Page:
Brian

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chill out. it is only a pulley question. :)

 

There are situations where the victim may be injured, unable to prussik out and still be able to help set up the system. How about a broken foot/ankle or one broken arm/hand? These people may find it difficult to prussik but sure can clip a biner to their harness.

 

The system is not BS. It is just a tool to use in certain situations. The use of wrong tools for a certain situation is BS.

 

As far as the victim being in a adrelaline high when it comes to clipping in a biner, by the time the biner actually makes it down to him or her (creating a anchor, getting safely to the hole, determine status, decide plan, excavate safe rescue hole / prepare lip) I would think the high has worn off enough to be able to clip in a biner to the harness. I would bet every climber is capable of clipping a biner. Even a newbie mountaineer.

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Well, Its far faster and safer to let the guys on top who aren't injured to set up a 2:1 or a 3:1. The only time you set up a system is when the person IS injured. :poke:

 

Not to mention that this system requires a TON of rope length to pull the guy out. :provoke::shock::confused: I will bet hard money that you never have the rope length to do this set up unless the rear guy falls in the hole on a 3 or more person team, requiring all the other guys to get out of the rope to aquire enough rope length. = dangerous and stupid and more time consuming. :provoke: ::skull:: You sure as heck won't have it if you are on a 2 person team.

 

In short, its a stupid way to do it because it takes more time, and on top of that it only works when the guy isn't injured.

 

Sorry, no, I would never trust the injured person to set up a 3:1. If I trusted them that much, let them prussic out. Its faster and simpler. ;);)

 

On top of those concerns; no sense learning 3 ways to do something when 1 way is simpler/faster and can be used in All situations. :tup::tup:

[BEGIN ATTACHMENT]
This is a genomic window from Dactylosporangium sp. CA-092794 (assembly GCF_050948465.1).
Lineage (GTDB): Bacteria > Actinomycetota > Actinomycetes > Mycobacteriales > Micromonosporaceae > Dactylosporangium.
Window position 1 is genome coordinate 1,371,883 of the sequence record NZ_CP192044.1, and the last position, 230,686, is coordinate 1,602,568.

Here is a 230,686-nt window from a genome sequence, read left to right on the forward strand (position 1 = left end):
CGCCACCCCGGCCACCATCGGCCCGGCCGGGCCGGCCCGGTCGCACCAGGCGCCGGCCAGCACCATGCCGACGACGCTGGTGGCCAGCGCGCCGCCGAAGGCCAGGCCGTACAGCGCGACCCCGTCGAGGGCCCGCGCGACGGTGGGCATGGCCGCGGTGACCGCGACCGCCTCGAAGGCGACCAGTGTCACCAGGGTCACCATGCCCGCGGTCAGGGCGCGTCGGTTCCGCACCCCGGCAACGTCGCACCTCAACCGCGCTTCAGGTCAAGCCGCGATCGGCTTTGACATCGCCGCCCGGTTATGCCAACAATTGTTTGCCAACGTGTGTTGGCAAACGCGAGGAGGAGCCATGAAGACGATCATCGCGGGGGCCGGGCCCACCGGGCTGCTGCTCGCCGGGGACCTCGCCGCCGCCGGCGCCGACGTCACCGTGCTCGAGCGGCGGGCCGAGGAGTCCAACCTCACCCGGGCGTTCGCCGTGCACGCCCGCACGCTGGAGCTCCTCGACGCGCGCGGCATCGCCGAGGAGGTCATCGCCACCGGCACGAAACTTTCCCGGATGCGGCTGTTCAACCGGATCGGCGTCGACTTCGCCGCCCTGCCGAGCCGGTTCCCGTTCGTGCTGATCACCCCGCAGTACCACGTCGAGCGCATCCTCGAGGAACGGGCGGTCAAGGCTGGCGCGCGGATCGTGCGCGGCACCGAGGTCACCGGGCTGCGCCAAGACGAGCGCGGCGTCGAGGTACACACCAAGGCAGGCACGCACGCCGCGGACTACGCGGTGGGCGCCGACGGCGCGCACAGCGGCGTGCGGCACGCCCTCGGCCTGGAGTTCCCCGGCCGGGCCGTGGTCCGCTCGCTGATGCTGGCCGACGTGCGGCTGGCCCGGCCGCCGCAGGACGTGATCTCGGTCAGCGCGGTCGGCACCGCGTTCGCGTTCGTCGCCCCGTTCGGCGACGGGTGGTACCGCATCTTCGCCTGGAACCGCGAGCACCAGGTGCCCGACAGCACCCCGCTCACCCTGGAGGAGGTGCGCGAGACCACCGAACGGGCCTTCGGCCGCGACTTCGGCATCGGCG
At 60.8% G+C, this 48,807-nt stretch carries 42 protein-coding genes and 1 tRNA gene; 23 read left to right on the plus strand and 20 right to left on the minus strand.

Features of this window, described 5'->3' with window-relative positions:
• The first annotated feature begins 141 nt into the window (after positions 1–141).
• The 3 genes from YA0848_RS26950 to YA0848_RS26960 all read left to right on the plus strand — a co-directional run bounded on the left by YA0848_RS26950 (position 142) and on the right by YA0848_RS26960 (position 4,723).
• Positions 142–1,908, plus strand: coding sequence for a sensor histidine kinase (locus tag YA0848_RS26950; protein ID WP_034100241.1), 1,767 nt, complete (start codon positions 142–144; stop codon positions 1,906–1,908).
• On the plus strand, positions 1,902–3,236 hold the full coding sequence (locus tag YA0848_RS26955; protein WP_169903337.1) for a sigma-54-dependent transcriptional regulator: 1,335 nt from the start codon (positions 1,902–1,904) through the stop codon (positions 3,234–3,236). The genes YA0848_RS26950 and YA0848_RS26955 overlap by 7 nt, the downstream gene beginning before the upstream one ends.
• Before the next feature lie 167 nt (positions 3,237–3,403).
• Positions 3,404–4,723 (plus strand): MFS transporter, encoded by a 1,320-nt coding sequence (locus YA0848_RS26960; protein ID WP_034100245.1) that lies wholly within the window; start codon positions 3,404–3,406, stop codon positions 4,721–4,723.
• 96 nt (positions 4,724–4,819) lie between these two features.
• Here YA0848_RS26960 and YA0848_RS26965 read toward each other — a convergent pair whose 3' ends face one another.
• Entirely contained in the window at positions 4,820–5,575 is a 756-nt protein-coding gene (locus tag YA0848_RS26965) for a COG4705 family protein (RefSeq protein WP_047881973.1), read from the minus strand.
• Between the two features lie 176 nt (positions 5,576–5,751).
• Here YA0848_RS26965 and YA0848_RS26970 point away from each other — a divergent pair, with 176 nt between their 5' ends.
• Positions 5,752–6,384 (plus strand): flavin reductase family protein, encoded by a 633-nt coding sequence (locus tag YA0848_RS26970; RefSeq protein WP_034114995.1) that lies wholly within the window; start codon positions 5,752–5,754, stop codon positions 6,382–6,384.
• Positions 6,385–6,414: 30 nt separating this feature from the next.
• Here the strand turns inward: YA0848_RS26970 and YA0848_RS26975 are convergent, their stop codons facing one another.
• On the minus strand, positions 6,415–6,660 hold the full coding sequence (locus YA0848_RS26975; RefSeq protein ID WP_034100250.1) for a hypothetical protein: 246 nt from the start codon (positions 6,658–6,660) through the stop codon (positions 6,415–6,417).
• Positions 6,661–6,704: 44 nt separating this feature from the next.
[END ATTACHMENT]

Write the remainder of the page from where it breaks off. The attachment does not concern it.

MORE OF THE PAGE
Most people don't even know how to do the 1 normal way!

 

The (kiSS) principle notice which letters are capitalized keep-It-SIMPLE-STUPID Under stress people become stupid, thus keep it simple.

 

Brian

 

I am explaining because this is the NEWBIE forum and I have helped many newbies learn crevasse rescue and learning 3 ways is NOT the way to go about doing something. They can't even do the 1 normal way!

 

Edited by Wastral

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Wasn't a question about the system. The best system to use is based on the situation. This happens to be one possible system and using it as an example for discussion regarding pulleys shouldn't lead you to think that it's the only solution that the questioner is aware of. If the diagram is uncomfortable for your viewing though, feel free to upload your own and we can use it for the discussion....about pulleys.

 

 

Edited by spotly

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??? The diagram is obvious. Read what I wrote.

 

Most efficient spot for a pulley is where the load is the greatest and coincidentally where the rope is moving the slowest. Simple physics, pt (3) for those who can't read what I wrote above.

 

Its a dumb scenario which should never be used and was only thought up because somoene forgot that if an uninjured clmber is in a hole they pull themselves out. You sure don't pull them out which is what these people are thinking because they are used to pulling "uninjured" people out of crevasse rescue practice scenarios and got bored and dumb in the process.

 

My whole point is that this "scenario" is pointless and should never be used because either the person in the hole is able to get themselves out via prussics or can't due to cut in, overhang, or injury. In which case this scenario is once again, useless and requires TONS of free rope which you don't have.

 

Why don't you have it? Because the most efficient way to haul someone out of a hole is to put the pulleys as far as possible away from eachother. Which means you won't have an extra 50 feet to drop down to the fallen climber.

 

Brian